Great Aurora Coverage in Catholic Press

Have you seen our full-page ad on the back page of The Wanderer’s October 11 issue? It reviews the whole “Battle of Aurora” and relates how Eric Scheidler, the League’s Communications Director, kept Aurora’s new behemoth Planned Parenthood abortion mill from opening for two weeks, and now—after the Mayor ordered it opened—is determined to close it down again.

Wanderer Ad Helps Raise Needed Funds

It has kept us busy, too, trying to raise the money to pay for newspaper ads, flyers, mailings, signs, meetings, protests, pickets, prayer vigils, Truth Tours, legal battles and all the things it takes to fight the abortion wars. Eric is doing the work, and the League is footing the bills. We think it’s a good ad. Show it to your friends.

“Shut Down!”

Also, if you get the National Catholic Register, you no doubt saw the page 3 story by Sheila Liaugminas in the October 7 issue entitled, “Shut Down!” Sheila reviews all the facts of the Aurora confrontation and features the considerable ecclesiastical involvement, quoting Fr. Thomas Milota of Sts. Peter and Paul in Naperville, Fr. Dan Hoehn of St. Mary Immaculate in Plainfield, and Fr. Dan Deutsch of Holy Cross in Batavia.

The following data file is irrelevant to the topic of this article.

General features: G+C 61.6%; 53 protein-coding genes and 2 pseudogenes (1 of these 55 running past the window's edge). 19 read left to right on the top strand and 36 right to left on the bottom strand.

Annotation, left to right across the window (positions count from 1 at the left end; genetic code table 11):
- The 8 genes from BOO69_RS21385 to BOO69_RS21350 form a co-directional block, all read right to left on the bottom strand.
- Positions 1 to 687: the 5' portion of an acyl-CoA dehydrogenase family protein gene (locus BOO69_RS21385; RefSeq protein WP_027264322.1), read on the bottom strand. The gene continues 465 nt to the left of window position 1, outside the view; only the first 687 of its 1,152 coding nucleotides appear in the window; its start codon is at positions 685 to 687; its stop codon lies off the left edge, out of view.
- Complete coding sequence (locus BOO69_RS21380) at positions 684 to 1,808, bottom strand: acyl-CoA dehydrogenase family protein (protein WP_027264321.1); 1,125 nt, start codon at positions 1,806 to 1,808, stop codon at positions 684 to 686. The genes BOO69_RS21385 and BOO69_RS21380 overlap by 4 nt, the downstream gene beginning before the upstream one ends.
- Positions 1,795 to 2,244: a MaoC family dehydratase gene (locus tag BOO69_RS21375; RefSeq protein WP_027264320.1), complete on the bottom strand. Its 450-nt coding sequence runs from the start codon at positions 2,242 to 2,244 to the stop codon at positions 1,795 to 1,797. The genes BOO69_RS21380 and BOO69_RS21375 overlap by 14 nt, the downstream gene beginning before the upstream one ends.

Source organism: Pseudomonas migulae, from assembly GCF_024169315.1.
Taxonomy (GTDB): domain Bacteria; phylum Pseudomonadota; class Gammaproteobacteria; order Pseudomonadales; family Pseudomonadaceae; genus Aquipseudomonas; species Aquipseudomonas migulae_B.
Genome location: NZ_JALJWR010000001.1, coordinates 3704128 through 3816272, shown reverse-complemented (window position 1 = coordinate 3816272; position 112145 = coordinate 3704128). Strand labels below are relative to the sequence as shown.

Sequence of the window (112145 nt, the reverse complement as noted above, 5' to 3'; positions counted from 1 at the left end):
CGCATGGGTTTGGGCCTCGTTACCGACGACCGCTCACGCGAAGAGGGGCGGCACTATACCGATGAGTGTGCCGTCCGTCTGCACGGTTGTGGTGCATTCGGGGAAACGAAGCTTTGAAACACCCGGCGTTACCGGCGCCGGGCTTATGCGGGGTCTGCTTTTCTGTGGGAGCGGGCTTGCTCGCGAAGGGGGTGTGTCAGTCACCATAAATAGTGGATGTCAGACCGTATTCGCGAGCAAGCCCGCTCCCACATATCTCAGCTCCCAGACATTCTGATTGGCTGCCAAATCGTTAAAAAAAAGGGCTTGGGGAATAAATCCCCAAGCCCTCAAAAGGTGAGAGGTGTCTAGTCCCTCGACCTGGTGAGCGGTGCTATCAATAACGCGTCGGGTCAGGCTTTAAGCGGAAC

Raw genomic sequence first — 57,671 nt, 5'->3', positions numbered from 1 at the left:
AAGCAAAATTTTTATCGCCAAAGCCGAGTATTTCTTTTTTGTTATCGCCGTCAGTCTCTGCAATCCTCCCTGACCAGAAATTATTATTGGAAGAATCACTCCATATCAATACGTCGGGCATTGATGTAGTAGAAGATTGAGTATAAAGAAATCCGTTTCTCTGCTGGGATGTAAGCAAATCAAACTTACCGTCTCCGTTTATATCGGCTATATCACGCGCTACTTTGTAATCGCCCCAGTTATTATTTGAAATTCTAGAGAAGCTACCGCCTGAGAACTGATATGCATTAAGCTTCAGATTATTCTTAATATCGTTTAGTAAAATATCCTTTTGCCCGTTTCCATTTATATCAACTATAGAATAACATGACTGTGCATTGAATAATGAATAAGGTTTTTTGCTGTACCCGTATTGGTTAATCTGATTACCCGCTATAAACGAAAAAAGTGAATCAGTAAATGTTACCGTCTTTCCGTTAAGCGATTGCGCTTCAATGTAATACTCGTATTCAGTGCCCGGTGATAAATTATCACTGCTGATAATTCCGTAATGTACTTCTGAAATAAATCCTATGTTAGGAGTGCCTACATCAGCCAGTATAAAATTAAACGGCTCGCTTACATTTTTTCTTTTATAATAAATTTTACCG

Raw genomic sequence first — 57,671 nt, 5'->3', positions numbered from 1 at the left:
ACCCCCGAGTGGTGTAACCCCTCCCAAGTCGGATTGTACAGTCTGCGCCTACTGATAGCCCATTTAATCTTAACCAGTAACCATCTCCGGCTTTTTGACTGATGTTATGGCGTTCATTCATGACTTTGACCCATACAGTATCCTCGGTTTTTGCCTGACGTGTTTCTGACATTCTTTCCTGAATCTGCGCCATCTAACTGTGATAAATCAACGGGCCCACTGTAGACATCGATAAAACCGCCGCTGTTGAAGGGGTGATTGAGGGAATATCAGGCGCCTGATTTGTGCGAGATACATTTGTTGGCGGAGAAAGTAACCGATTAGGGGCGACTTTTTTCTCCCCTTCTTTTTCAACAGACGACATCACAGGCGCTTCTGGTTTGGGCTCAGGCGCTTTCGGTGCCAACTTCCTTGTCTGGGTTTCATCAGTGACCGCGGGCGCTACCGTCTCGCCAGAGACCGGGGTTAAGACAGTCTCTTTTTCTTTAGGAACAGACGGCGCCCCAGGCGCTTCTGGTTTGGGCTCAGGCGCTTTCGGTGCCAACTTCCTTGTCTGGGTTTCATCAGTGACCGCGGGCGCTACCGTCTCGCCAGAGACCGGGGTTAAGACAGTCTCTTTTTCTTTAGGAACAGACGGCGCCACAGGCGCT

She points out that Rockford Bishop Thomas Doran took two dozen priests to the site to pray, and that Joliet Bishop Peter Sartain and retired Joliet Auxiliary Bishop Roger Kaffer celebrated a Mass for Life.

Bishop Doran described the abortion clinic as “…the low, dark buildings of Auschwitz, Treblinka and Bergen-Belsen, where human life was destroyed on a factory basis. Just looking at it gives you the sense of hopelessness and helplessness that people who resort to abortion must feel.”

Sheila writes that the precedent set in Aurora is being watched nationally.

Birth Control for Sixth Graders?

In the “Will Wonders Never Cease” department we hear from the State of Maine that a Portland Middle School Committee—that’s dealing with sixth through eighth grade children, ages 11 to 13—is voting on a proposal to give out prescriptions to students at the King Middle School, to get birth control pills.

Five out of the school’s 134 students said they were sexually active, thus the need for general contraceptive availability. The school already provides condoms as part of its reproductive health program.

The students requesting these pills and devices do not have to have parental permission if the parents have already given permission for their children to use any of the other services the health center provides.

So much for the “wonder years.”

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